Daily Development for Tuesday, September 7, 1999

By: Patrick A. Randolph, Jr.
Professor of Law
UMKC School of Law
Of Counsel: Blackwell Sanders Peper Martin
Kansas City, Missouri

ADVERSE POSSESSION; REQUIREMENT OF ACTUAL POSSESSION: Neighbor did not adversely possess property when he plants gardens and mows property with intent of ownership for statutory period.

Walker v. Murphree, 722 So.2d 1277 (Miss.App. 1998).

This case sustains a trial court's ruling on the facts, and emphasizes that the appeals court indulges a presumption in favor of the trial court. Nevertheless it is a helpful addition to the compendium of cases dealing with whether mowing lawns and planting can constitute adverse possession.

There was a ditch near the border between two properties, but in fact the legal boundary of one of the properties extended some distance (the court is unclear, but it appears to be at least fifteen feet) beyond the ditch.

The predecessor of the present defendant regularly mowed the lawn on his side of the ditch (his neighbor's property) and his tenants planted gardens there. Later, that party sold the property to defendant, and in doing so informed him that the property line was the ditch, although it is likely that he knew otherwise.

The record otherwise contains no other evidence of permission or, for that matter, expressions of hostile intent either.

The trial court ruled, and the appeals court affirmed, that mere mowing and planting, even, presumably, with hostile intent, is not sufficient possession to warrant the conclusion that adverse possession occurred. Defendant was required to remove three houses that he had moved onto the property, but was not held liable for punitive damages.

Comment 1: For a contrary holding, see Brennan v. Manchester Crossings, Inc., 708 A.2d 815 (Pa. Super. 1998)., the DIRT DD for 12/22/98, on the DIRT website, <http://cctr.umkc.edu/dept/dirt>http://www.umkc.edu/dirt/ Comment 2: Where unpermitted lawn mowing or yard maintenance does not establish title by adverse possession, is there nevertheless an argument that a prescriptive easement has arisen? If the activity is regular and unpermitted, the argument seems strong. Courts, however, have seemed reluctant to permit the loss of rights by this activity, even though they might permit the creation of an easement of passage on the basis of use no more obvious or frequent than would be the case with lawn mowing. Perhaps the critical issue is not the substance of the use, but the question of whether the use actually is a permitted one, despite the fact that no evidence exists. After all, if my neighbor finds it convenient to mow part of my lawn, this is doing me a favor, and I may be less likely to object.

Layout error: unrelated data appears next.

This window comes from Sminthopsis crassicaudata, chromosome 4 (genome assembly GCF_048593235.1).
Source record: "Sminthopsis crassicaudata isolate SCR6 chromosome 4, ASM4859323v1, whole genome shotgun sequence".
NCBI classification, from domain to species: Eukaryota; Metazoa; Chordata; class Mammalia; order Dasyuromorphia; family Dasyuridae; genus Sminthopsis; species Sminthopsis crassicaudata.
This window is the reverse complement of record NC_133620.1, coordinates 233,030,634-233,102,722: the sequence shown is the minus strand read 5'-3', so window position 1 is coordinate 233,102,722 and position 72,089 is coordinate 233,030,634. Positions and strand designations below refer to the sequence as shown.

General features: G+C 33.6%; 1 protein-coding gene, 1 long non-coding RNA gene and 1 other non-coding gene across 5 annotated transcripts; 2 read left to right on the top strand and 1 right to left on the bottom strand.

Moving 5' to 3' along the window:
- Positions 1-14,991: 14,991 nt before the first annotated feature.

Items in the Daily Development section generally are extracted from the Quarterly Report on Developments in Real Estate Law, published by the ABA Section on Real Property, Probate & Trust Law. Subscriptions to the Quarterly Report are available to Section members only. The cost is nominal. For the last six years, these Reports have been collated, updated, indexed and bound into an Annual Survey of Developments in Real Estate Law, volumes 16, published by the ABA Press. The Annual Survey volumes are available for sale to the public. For the Report or the Survey, contact Maria Tabor at the ABA. (312) 988 5590 or mtabor@staff.abanet.org

Items reported here and in the ABA publications are for general information purposes only and should not be relied upon in the course of representation or in the forming of decisions in legal matters. The same is true of all commentary provided by contributors to the DIRT list. Accuracy of data and opinions expressed are the sole responsibility of the DIRT editor and are in no sense the publication of the ABA .

DIRT has a WebPage at: http://cctr.umkc.edu/dept/dirt>http://www.umkc.edu/dirt/